Oleander, known for its white or pink flowers and height that provides privacy between yards, is another poisonous plant for dogs. “Oleander ingestion causes extreme salivation, abdominal pain, vomiting, diarrhea and lethargy. In severe cases, it causes liver failure and death, and it can ultimately interfere with the heart’s ability to beat properly,” says Dr. Long. “Once it is known that the dog ingested these poisonous leaves, rapid transfer to a veterinary hospital where vomiting can be induced is key. Supportive therapy with drugs designed to control gastrointestinal signs, as well as reverse liver and heart issues, is key to survival.” If you have a suddenly lethargic dog, these are 5 signs you need to call the vet.

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Decorative sansevieria plants on white tableSEREZNIY/GETTY IMAGES

Snake plants (Sansevieria)

Because of its striking appearance and the fact that it’s very easy to care for, snake plants are incredibly popular indoor plants. Unfortunately, they are also poisonous plants for dogs and can cause nausea, vomiting and diarrhea if consumed, says the ASPCA. It’s important to contact your veterinarian right away if you think your dog has ingested any portion of a snake plant. Depending on the severity, you may need to simply monitor and treat your dog’s symptoms, or you may need to take your dog in for more aggressive treatment. These are the cleaning tips all pet owners should know.

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Datura innoxia - white flower close-up. Inoxia with green leaves. Floral backgroundTATYANA AZAROVA/GETTY IMAGES

Morning glory

This beautiful vine plant that flowers in the morning may be irresistible to humans—and also to dogs, who might be tempted to chomp on them when they open. “The seeds are most toxic, and canine consumption can cause vomiting, nausea, pupil dilation (mydriasis), hallucinations, incoordination, diarrhea, anemia, confusion and liver failure,” says Dr. Zacharias. Go to your veterinarian or an emergency veterinary center right away. Treatment consists of activated charcoal, IV-fluid administration and ongoing symptomatic support. By the way, this is why dogs are afraid of vacuum cleaners.

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Lily of the valley flowers in a vase, against the background of a window with shutters, spring flowers. Selective focusLARISAL/GETTY IMAGES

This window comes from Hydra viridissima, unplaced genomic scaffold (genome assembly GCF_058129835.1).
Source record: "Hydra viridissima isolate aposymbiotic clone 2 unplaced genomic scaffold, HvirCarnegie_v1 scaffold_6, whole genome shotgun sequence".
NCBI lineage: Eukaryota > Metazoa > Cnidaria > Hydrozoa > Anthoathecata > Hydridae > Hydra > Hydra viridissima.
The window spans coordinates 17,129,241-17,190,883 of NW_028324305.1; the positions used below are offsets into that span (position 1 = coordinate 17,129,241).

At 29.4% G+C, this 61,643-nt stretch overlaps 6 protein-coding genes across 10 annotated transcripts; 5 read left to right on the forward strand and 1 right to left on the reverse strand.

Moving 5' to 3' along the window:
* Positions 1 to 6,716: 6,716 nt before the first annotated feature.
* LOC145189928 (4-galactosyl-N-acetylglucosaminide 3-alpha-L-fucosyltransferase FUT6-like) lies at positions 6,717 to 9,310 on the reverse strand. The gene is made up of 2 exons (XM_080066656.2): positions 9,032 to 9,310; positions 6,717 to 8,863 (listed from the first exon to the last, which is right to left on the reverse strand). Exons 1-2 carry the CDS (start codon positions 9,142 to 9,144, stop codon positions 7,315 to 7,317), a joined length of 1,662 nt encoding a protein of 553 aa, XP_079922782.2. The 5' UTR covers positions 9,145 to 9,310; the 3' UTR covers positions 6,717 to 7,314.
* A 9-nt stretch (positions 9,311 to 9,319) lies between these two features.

Lily of the valley

Lily of the valley is a beloved indoor and outdoor plant, but if you’re a pet parent, it’s best to not introduce it to your home or garden. This plant and its delicate white flowers are highly toxic to dogs and can result in vomiting, irregular heartbeat, reduced blood pressure, confusion and disorientation, says the ASPCA. In severe cases, it can even cause seizures or lead to a coma. Consult your veterinarian immediately for further instruction if you suspect your dog has consumed this plant. These are the best dog-friendly restaurants across America.

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Taxus baccata European yew is conifer shrub with poisonous and bitter red ripened berry fruits on branches against light blue skyIVA VAGNEROVA/GETTY IMAGES

Yew

Yew is an evergreen shrub typically found outdoors. “If ingested, it can cause sudden death, trembling, muscle weakness, trouble breathing, collapse and heart arrhythmia,” says Dr. Zacharias. “If you suspect your canine has eaten any part of this plant, immediately go to your veterinarian or emergency veterinary center. Treatment will consist of gastrointestinal decontamination—activated charcoal or possibly gastric lavage or an enema—as well as IV-fluid therapy and supportive therapy for any respiratory or cardiovascular function.” Once you’ve removed these potentially poisonous plants from your home, brush up on these ways to keep your dog cool this summer.

Reader's Digest
Originally Published on Reader's Digest

Wendy Rose Gould
Wendy Rose Gould is a freelance lifestyle reporter based in Phoenix, Arizona. You can find her work at NBC, Allure, Brides, Total Beauty, BravoTV, PopSugar, Spotlyte, and others.